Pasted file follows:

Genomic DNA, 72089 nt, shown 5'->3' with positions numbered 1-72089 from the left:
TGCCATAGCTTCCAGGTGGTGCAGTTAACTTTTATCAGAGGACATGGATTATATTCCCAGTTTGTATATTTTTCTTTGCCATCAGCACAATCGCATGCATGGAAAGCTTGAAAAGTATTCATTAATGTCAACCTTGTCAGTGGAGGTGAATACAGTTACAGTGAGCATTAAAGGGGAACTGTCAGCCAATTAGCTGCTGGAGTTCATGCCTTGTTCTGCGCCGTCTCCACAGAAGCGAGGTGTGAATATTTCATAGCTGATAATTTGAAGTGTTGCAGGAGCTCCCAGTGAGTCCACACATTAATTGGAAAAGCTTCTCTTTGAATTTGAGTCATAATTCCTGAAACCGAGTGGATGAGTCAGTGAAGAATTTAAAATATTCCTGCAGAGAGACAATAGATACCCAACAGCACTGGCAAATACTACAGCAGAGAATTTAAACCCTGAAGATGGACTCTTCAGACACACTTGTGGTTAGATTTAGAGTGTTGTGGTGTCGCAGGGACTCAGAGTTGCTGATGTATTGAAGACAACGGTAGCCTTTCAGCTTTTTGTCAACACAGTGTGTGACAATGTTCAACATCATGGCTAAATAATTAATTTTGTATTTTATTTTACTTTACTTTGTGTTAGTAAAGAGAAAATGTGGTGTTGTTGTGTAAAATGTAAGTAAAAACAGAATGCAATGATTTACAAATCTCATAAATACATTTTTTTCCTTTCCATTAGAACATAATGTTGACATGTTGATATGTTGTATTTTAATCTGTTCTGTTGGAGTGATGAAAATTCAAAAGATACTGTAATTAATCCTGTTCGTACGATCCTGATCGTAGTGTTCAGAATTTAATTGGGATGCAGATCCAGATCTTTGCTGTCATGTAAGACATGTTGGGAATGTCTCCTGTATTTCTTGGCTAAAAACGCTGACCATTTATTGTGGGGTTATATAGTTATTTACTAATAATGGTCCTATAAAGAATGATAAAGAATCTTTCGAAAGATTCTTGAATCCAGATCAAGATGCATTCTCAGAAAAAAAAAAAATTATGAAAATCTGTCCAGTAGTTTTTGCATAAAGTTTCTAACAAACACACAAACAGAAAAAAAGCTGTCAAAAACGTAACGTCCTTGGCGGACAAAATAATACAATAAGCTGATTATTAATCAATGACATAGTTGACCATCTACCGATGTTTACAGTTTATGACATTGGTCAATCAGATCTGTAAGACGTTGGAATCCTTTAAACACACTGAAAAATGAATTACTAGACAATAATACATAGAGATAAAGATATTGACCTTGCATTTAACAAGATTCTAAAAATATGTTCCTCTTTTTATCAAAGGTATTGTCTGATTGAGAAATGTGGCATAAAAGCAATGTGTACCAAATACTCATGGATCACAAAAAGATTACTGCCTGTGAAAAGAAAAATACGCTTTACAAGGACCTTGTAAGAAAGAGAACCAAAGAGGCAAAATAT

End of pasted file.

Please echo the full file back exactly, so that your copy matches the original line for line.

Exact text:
Genomic DNA, 72089 nt, shown 5'->3' with positions numbered 1-72089 from the left:
TGCCATAGCTTCCAGGTGGTGCAGTTAACTTTTATCAGAGGACATGGATTATATTCCCAGTTTGTATATTTTTCTTTGCCATCAGCACAATCGCATGCATGGAAAGCTTGAAAAGTATTCATTAATGTCAACCTTGTCAGTGGAGGTGAATACAGTTACAGTGAGCATTAAAGGGGAACTGTCAGCCAATTAGCTGCTGGAGTTCATGCCTTGTTCTGCGCCGTCTCCACAGAAGCGAGGTGTGAATATTTCATAGCTGATAATTTGAAGTGTTGCAGGAGCTCCCAGTGAGTCCACACATTAATTGGAAAAGCTTCTCTTTGAATTTGAGTCATAATTCCTGAAACCGAGTGGATGAGTCAGTGAAGAATTTAAAATATTCCTGCAGAGAGACAATAGATACCCAACAGCACTGGCAAATACTACAGCAGAGAATTTAAACCCTGAAGATGGACTCTTCAGACACACTTGTGGTTAGATTTAGAGTGTTGTGGTGTCGCAGGGACTCAGAGTTGCTGATGTATTGAAGACAACGGTAGCCTTTCAGCTTTTTGTCAACACAGTGTGTGACAATGTTCAACATCATGGCTAAATAATTAATTTTGTATTTTATTTTACTTTACTTTGTGTTAGTAAAGAGAAAATGTGGTGTTGTTGTGTAAAATGTAAGTAAAAACAGAATGCAATGATTTACAAATCTCATAAATACATTTTTTTCCTTTCCATTAGAACATAATGTTGACATGTTGATATGTTGTATTTTAATCTGTTCTGTTGGAGTGATGAAAATTCAAAAGATACTGTAATTAATCCTGTTCGTACGATCCTGATCGTAGTGTTCAGAATTTAATTGGGATGCAGATCCAGATCTTTGCTGTCATGTAAGACATGTTGGGAATGTCTCCTGTATTTCTTGGCTAAAAACGCTGACCATTTATTGTGGGGTTATATAGTTATTTACTAATAATGGTCCTATAAAGAATGATAAAGAATCTTTCGAAAGATTCTTGAATCCAGATCAAGATGCATTCTCAGAAAAAAAAAAAATTATGAAAATCTGTCCAGTAGTTTTTGCATAAAGTTTCTAACAAACACACAAACAGAAAAAAAGCTGTCAAAAACGTAACGTCCTTGGCGGACAAAATAATACAATAAGCTGATTATTAATCAATGACATAGTTGACCATCTACCGATGTTTACAGTTTATGACATTGGTCAATCAGATCTGTAAGACGTTGGAATCCTTTAAACACACTGAAAAATGAATTACTAGACAATAATACATAGAGATAAAGATATTGACCTTGCATTTAACAAGATTCTAAAAATATGTTCCTCTTTTTATCAAAGGTATTGTCTGATTGAGAAATGTGGCATAAAAGCAATGTGTACCAAATACTCATGGATCACAAAAAGATTACTGCCTGTGAAAAGAAAAATACGCTTTACAAGGACCTTGTAAGAAAGAGAACCAAAGAGGCAAAATAT